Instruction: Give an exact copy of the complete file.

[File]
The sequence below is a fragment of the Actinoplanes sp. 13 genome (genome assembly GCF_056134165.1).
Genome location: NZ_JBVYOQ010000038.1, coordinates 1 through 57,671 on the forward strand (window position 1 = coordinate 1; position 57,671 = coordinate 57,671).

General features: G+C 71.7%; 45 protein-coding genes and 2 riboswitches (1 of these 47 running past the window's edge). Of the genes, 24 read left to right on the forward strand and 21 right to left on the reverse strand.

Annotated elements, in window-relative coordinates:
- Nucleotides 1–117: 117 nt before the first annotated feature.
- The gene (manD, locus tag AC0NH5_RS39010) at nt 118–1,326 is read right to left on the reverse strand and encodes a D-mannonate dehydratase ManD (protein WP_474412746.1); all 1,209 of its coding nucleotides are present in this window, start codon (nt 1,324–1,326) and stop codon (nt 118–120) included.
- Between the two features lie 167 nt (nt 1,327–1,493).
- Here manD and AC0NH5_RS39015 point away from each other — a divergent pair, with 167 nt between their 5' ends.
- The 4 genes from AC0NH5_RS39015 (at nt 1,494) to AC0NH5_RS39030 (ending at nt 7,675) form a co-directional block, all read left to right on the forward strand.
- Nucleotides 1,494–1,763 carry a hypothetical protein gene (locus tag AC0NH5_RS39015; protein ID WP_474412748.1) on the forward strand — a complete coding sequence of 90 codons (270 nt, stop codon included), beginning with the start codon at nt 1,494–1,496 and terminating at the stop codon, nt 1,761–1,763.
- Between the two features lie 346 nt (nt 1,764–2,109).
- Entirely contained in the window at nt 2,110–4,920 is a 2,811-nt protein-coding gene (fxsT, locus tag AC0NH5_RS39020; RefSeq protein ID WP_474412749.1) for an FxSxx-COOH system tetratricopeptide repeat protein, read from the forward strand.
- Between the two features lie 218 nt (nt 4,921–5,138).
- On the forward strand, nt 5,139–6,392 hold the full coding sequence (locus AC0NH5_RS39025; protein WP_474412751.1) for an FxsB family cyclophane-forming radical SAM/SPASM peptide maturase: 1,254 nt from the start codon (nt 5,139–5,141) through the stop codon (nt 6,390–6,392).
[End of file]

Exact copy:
The sequence below is a fragment of the Actinoplanes sp. 13 genome (genome assembly GCF_056134165.1).
Genome location: NZ_JBVYOQ010000038.1, coordinates 1 through 57,671 on the forward strand (window position 1 = coordinate 1; position 57,671 = coordinate 57,671).

General features: G+C 71.7%; 45 protein-coding genes and 2 riboswitches (1 of these 47 running past the window's edge). Of the genes, 24 read left to right on the forward strand and 21 right to left on the reverse strand.

Annotated elements, in window-relative coordinates:
- Nucleotides 1–117: 117 nt before the first annotated feature.
- The gene (manD, locus tag AC0NH5_RS39010) at nt 118–1,326 is read right to left on the reverse strand and encodes a D-mannonate dehydratase ManD (protein WP_474412746.1); all 1,209 of its coding nucleotides are present in this window, start codon (nt 1,324–1,326) and stop codon (nt 118–120) included.
- Between the two features lie 167 nt (nt 1,327–1,493).
- Here manD and AC0NH5_RS39015 point away from each other — a divergent pair, with 167 nt between their 5' ends.
- The 4 genes from AC0NH5_RS39015 (at nt 1,494) to AC0NH5_RS39030 (ending at nt 7,675) form a co-directional block, all read left to right on the forward strand.
- Nucleotides 1,494–1,763 carry a hypothetical protein gene (locus tag AC0NH5_RS39015; protein ID WP_474412748.1) on the forward strand — a complete coding sequence of 90 codons (270 nt, stop codon included), beginning with the start codon at nt 1,494–1,496 and terminating at the stop codon, nt 1,761–1,763.
- Between the two features lie 346 nt (nt 1,764–2,109).
- Entirely contained in the window at nt 2,110–4,920 is a 2,811-nt protein-coding gene (fxsT, locus tag AC0NH5_RS39020; RefSeq protein ID WP_474412749.1) for an FxSxx-COOH system tetratricopeptide repeat protein, read from the forward strand.
- Between the two features lie 218 nt (nt 4,921–5,138).
- On the forward strand, nt 5,139–6,392 hold the full coding sequence (locus AC0NH5_RS39025; protein WP_474412751.1) for an FxsB family cyclophane-forming radical SAM/SPASM peptide maturase: 1,254 nt from the start codon (nt 5,139–5,141) through the stop codon (nt 6,390–6,392).